In this fictional world, there is no biological clock; and that is worth considering in this very real life, if only to examine: How much pressure do you feel to have a child? And where is it coming from? Ann Patchett's new tragicomedy, State of Wonder (Harper), is perfect holiday family book-club fodder -- no children or dogs die, no long-term marriages break up, and just about everybody finds an idea or two worth discussing by the fire (for example, healthcare, politics and international travel). She dares to send women into decidedly masculine territory -- violence and corruption in the jungle -- but with a 21st-century twist. Here the quest is not for military might but for marketplace dominance: An American pharmaceutical company hopes to develop "the equivalent of Lost Horizon for American ovaries" to prolong fertility in aging women. Plucked from her placid Minnesota lab, Marina Singh is ordered to the Amazon to find her former mentor, doctor-turned-researcher Annick Swenson, who discovered the potential elixir but has since gone rogue (think Linda Hunt in Marlon Brando mode). The scenes of Marina languishing in Manaus, Brazil, waiting for the elusive Dr. Swenson, offer tropical comedy filled with torpid heat, lost luggage and colorful locals. Then comes the inevitable trip up the river to a native village far from civilization where Dr. Swenson is "the uncontested kingpin," who challenges Marina, and readers, to consider the unintended consequences of choosing whether to disturb the world around us or to let it go on "as if you had never arrived." The large canvas of sweeping moral issues, both personal and global, comes to life through careful attention to details, however seemingly mundane -- from ill-fitting shoes and mosquito bites to a woman tenderly braiding another woman's hair. Ultimately Marina learns to put aside her predisposition to quantify everything with scientific data, especially where affairs of the heart are concerned. "In this life we love who we love," Patchett writes. "There were some stories in which facts were very nearly irrelevant." -- Liza Nelson and Leigh Newman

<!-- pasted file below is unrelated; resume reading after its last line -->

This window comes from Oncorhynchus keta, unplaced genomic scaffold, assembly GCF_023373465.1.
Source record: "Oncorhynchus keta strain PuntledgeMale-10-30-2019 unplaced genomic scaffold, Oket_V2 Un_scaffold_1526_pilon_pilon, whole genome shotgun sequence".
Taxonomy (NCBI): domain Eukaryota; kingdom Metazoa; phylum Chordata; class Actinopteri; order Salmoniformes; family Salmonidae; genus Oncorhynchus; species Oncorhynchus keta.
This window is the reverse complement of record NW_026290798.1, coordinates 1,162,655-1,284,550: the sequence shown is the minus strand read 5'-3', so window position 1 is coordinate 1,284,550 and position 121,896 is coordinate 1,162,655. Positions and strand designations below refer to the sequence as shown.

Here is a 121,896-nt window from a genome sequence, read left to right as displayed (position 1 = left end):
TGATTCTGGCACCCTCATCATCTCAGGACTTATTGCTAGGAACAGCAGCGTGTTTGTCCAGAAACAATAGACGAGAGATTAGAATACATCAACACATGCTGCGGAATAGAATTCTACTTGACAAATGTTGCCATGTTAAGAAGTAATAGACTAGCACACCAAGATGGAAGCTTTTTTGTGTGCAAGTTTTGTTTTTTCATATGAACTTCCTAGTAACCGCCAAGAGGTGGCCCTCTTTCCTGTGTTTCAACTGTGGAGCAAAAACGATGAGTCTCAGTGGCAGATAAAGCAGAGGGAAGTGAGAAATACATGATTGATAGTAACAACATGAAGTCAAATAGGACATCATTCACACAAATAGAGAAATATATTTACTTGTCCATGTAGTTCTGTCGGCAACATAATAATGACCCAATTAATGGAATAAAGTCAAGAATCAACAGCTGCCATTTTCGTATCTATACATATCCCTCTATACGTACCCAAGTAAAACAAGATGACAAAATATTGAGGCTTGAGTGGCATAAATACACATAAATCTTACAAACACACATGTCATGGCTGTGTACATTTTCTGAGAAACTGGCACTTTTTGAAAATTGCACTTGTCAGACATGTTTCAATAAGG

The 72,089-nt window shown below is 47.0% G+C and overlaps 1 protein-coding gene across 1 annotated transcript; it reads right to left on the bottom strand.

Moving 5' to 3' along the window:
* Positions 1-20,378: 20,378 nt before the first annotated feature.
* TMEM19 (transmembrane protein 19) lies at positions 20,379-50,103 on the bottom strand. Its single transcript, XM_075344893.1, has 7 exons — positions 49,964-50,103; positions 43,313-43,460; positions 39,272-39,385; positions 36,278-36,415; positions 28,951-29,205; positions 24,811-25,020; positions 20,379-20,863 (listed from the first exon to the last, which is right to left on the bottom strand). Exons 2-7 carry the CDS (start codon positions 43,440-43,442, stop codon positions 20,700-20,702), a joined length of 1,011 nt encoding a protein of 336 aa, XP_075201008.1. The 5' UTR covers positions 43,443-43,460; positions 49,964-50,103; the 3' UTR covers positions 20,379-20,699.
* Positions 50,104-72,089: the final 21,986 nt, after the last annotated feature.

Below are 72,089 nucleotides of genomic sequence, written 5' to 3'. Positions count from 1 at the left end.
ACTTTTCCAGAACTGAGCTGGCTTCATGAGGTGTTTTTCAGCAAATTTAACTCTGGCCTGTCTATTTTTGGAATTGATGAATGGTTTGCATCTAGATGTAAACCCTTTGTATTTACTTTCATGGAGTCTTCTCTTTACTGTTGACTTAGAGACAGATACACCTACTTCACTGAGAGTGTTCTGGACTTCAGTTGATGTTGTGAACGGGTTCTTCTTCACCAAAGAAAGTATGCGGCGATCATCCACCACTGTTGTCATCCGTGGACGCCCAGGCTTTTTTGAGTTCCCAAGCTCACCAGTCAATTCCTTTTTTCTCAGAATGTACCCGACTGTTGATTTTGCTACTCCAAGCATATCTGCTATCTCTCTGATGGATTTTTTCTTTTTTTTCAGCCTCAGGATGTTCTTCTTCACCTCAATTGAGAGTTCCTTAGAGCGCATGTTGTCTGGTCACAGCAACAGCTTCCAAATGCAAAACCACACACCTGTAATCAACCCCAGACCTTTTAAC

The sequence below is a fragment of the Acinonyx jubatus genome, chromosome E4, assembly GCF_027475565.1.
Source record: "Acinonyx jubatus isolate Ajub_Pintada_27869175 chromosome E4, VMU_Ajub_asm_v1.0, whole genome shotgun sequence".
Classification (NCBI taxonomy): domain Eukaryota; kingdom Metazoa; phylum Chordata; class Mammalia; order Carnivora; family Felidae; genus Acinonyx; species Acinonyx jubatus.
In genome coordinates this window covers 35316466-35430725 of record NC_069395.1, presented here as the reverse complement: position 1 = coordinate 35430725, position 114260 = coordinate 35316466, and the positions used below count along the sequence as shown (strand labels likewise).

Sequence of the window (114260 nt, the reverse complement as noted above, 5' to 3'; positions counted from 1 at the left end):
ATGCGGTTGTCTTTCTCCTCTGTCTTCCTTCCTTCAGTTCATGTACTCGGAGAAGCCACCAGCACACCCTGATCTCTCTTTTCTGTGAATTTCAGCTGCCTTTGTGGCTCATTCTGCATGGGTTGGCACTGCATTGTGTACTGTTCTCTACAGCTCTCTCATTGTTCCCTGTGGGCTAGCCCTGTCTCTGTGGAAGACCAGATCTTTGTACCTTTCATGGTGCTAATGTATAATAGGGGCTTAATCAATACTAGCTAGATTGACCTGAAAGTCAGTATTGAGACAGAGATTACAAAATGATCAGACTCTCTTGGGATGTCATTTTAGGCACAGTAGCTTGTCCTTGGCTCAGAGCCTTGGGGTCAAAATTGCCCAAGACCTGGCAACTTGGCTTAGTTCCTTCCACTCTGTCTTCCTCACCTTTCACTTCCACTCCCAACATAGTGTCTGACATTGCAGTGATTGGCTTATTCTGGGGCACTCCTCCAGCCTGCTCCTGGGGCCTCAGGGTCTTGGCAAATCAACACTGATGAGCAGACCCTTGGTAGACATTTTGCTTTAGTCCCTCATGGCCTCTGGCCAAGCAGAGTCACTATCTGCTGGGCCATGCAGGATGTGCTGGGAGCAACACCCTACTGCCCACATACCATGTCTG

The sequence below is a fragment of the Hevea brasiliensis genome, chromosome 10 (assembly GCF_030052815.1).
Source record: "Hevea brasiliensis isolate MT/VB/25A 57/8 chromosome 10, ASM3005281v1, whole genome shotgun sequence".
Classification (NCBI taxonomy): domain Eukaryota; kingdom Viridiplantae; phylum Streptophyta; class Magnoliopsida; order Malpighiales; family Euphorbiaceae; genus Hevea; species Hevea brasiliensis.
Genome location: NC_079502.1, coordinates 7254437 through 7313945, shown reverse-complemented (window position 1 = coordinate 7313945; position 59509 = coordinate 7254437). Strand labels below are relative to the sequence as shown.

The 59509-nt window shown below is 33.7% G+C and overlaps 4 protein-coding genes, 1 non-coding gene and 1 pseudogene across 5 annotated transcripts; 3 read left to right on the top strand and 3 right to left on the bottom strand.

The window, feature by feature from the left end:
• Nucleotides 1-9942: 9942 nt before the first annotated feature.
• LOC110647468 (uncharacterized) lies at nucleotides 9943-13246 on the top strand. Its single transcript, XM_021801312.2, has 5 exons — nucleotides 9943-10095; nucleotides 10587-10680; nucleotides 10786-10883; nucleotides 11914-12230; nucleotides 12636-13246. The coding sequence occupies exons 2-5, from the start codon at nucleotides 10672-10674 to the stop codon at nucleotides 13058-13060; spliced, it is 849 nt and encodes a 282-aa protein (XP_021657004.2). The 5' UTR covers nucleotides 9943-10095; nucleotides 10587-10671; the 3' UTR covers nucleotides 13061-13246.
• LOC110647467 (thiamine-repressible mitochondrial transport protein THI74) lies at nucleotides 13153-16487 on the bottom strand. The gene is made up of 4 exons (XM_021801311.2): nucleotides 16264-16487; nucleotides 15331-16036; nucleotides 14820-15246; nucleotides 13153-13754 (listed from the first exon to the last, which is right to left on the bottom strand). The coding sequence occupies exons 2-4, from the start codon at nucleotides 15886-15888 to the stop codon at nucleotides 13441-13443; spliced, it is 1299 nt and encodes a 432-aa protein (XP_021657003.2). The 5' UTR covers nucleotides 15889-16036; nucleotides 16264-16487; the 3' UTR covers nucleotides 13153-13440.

• "Lit" By Mary Karr
    Raw, honest reflections for every woman about when a little too much drinking turns into way, way too much. In the letter to her son that opens Mary Karr's irresistible memoir Lit, chronicling a decade of motherhood, alcoholism, and a long, skeptical slog toward faith, she writes, "Any way I tell this story is a lie, so I ask you to disconnect the device in your head that repeats at intervals how ancient and addled I am." With trademark wit, precision, and unfailing courage, Karr recounts her aspiring years, between the day her school principal warned her that "any girl aiming to become a poet was doomed to become ... no more than a common prostitute" and the day, decades later, when her larger-than-life mother would be "born into the ziplock baggie of ash my sister sent me...with the frank message Mom ½, written in laundry pen." Isolated by motherhood, and losing badly her battle with the bottle, Karr takes advice where she can get it: from Henry James, who said, "Be kind, be kind, be kind"; from a halfway-house schizophrenic, who tells her to "go quietly and shine"; from the young doctor who, after Karr's breakdown, likens going to God to breaking up "with the guy who's beating the crap out of you before you can scan the room and find the nice guy who's got a crush on you." And though her first prayers are full of doubt, embarrassment, and hesitation -- "Help me to feel better so I can believe in you, you subtle bastard" -- she eventually surrenders to the idea that "I was made ... not to prove myself worthy but to refine the worth I'm formed from, acknowledge it, own it, spend it on others." -- Pam Houston